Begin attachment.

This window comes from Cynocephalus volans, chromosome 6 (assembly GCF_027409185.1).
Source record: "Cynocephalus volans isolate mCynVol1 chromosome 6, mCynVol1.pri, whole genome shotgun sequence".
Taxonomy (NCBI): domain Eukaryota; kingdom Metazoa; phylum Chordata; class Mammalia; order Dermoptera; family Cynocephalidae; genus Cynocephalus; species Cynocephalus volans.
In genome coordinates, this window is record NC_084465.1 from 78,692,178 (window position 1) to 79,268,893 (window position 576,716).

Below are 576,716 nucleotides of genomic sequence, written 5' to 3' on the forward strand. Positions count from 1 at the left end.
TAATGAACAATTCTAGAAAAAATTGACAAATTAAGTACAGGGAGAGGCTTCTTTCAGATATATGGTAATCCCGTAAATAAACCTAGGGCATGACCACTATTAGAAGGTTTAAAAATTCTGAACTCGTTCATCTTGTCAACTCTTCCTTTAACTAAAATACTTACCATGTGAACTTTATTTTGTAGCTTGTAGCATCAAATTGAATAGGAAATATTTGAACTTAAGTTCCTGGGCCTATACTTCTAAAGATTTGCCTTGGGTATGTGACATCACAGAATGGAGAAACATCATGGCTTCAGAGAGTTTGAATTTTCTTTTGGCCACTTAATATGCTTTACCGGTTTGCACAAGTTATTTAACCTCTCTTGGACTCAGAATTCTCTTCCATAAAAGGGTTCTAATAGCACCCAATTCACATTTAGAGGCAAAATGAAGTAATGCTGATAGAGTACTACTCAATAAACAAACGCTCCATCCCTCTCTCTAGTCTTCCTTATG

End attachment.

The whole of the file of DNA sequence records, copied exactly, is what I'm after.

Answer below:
This window comes from Cynocephalus volans, chromosome 6 (assembly GCF_027409185.1).
Source record: "Cynocephalus volans isolate mCynVol1 chromosome 6, mCynVol1.pri, whole genome shotgun sequence".
Taxonomy (NCBI): domain Eukaryota; kingdom Metazoa; phylum Chordata; class Mammalia; order Dermoptera; family Cynocephalidae; genus Cynocephalus; species Cynocephalus volans.
In genome coordinates, this window is record NC_084465.1 from 78,692,178 (window position 1) to 79,268,893 (window position 576,716).

Below are 576,716 nucleotides of genomic sequence, written 5' to 3' on the forward strand. Positions count from 1 at the left end.
TAATGAACAATTCTAGAAAAAATTGACAAATTAAGTACAGGGAGAGGCTTCTTTCAGATATATGGTAATCCCGTAAATAAACCTAGGGCATGACCACTATTAGAAGGTTTAAAAATTCTGAACTCGTTCATCTTGTCAACTCTTCCTTTAACTAAAATACTTACCATGTGAACTTTATTTTGTAGCTTGTAGCATCAAATTGAATAGGAAATATTTGAACTTAAGTTCCTGGGCCTATACTTCTAAAGATTTGCCTTGGGTATGTGACATCACAGAATGGAGAAACATCATGGCTTCAGAGAGTTTGAATTTTCTTTTGGCCACTTAATATGCTTTACCGGTTTGCACAAGTTATTTAACCTCTCTTGGACTCAGAATTCTCTTCCATAAAAGGGTTCTAATAGCACCCAATTCACATTTAGAGGCAAAATGAAGTAATGCTGATAGAGTACTACTCAATAAACAAACGCTCCATCCCTCTCTCTAGTCTTCCTTATG